MANILA, Philippines—The Supreme Court has affirmed the Manila Regional Trial Court’s dismissal of civil charges filed by the government more than a decade ago against a couple accused of involvement in a P60-million tax credit scam.
The high court’s Third Division faulted the Bureau of Customs (BOC) and the Office of the Solicitor General (OSG) for their lawyers’ nonappearance at six hearings on the pretrial of Faustino and Gloria Chingkoe, which had led the Manila RTC to dismiss the case against them on July 14, 2006.
“We find the trial court’s dismissal of the case to be in order. As it were, the trial court amply gave respondent sufficient notice and opportunity to attend the pretrial conference but, despite this, it neglected its duty to prosecute its case and attend the scheduled pretrial hearings. Hence, the trial court cannot be faulted for dismissing the case,” read the Supreme Court’s July 31 decision written by division chair Justice Presbitero Velasco Jr.
Division members Justices Roberto Abad, Jose Mendoza and Marvic Leonen concurred in the ruling.
The justices, however, gave the government another chance when it modified the original RTC ruling to a “dismissal without prejudice.” This means the government, once it was truly prepared with its evidence, could file a new case against the Chingkoes without violating the double jeopardy rule.
“This is in view of the huge amount of tax collectibles involved, and considering that taxes are the ‘lifeblood of the government,’” the justices said.
The Chingkoes were among several defendants in a consolidated civil case filed in 2002 by the BOC against Chiat Sing Cardbord Inc. and Filstar Textile Industrial Corp. owned by the couple. The two companies were accused of the fraudulent use of fake and spurious tax credit certificates (TCC) to settle the customs duties and taxes on their importations from 1992 to 1998.
The BOC, represented by the OSG, sought to recover the taxes and duties, exclusive of penalties and interest, from the two companies.
In 2005, both parties agreed to settle the case via mediation which, however, took a long time to complete, leading to the postponement of the pretrial hearings twice in January and February 2006.
The mediation ultimately failed to prosper and at the next pretrial hearing set by the RTC in March the same year, the OSG lawyer failed to appear. Another hearing was set for the following month, but the government counsels still failed to show up, leading the judge to reschedule the hearing for May.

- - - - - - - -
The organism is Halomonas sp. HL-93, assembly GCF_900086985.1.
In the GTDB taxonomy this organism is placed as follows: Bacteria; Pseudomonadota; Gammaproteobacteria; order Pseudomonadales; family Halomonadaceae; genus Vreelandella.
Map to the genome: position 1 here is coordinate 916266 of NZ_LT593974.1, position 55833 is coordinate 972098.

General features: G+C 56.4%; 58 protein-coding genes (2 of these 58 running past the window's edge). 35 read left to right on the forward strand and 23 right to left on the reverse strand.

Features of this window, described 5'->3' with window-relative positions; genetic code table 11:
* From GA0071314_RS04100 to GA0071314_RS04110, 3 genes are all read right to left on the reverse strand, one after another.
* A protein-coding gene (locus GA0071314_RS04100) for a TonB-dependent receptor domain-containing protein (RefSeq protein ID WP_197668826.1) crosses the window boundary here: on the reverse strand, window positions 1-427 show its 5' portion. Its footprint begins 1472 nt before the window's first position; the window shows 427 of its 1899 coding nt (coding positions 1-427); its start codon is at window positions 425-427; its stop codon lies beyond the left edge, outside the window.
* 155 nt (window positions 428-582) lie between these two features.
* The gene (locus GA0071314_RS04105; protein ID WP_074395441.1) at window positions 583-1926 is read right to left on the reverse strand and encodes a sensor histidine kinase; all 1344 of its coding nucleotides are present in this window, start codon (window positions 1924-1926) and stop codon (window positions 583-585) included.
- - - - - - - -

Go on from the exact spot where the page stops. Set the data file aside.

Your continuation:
The May hearing was canceled when the judge went on leave and a new hearing was set for June 30. On that day, however, only the BOC lawyer showed up and moved for another resetting.
The judge agreed to a new date, July 14, 2006. When no government lawyer appeared on that day, he dismissed the case.
The Manila RTC rejected the government’s motion for reconsideration so the BOC and OSG brought the case to the Court of Appeals.
In April 2008, the appellate court ordered the RTC to resume hearing the case, even chiding the judge for a “grave abuse of discretion” with the “swiftness” of his dismissal of the suit.
The Chingkoes then elevated the case to the Supreme Court, which sided with the couple and blamed the OSG and BOC for their “clear negligence and laxity” in handling the case.
“That the case involves the issuance of allegedly fraudulently secured tax credit certificates, and not an ordinary action for collection of money, is of no moment. This fact alone does not exempt respondent from complying with the rules of procedure, including the rules on appeal. Neither can respondent invoke the rule on technicalities yielding to the paramount interest of the nation, as the facts and circumstances of this case do not warrant such relaxation,” the Supreme Court ruled.
The cases filed at the RTC were the civil counterparts to the criminal charge of plunder filed by the Office of the Ombudsman against the Chingkoe couple, their business associates and Department of Finance officials. The scam was exposed by Faustino’s estranged brother Felix, a stockholder of the DKC Group of Companies that controlled Filstar.
Felix, who was granted immunity by the Ombudsman in 2004, claimed his brother and sister-in-law, in connivance with DOF officials, resold in the mid-1990s at least 573 TCCs worth P2.3 billion to firms that were not entitled to them.
In March 2011, however, the Sandiganbayan, citing the government’s failure to prove a conspiracy and enrichment by the Chingkoe couple, their business associates and the DOF officials, dismissed the plunder case stemming from the Filstar TCCs. An appeal of the dismissal is pending in the Supreme Court.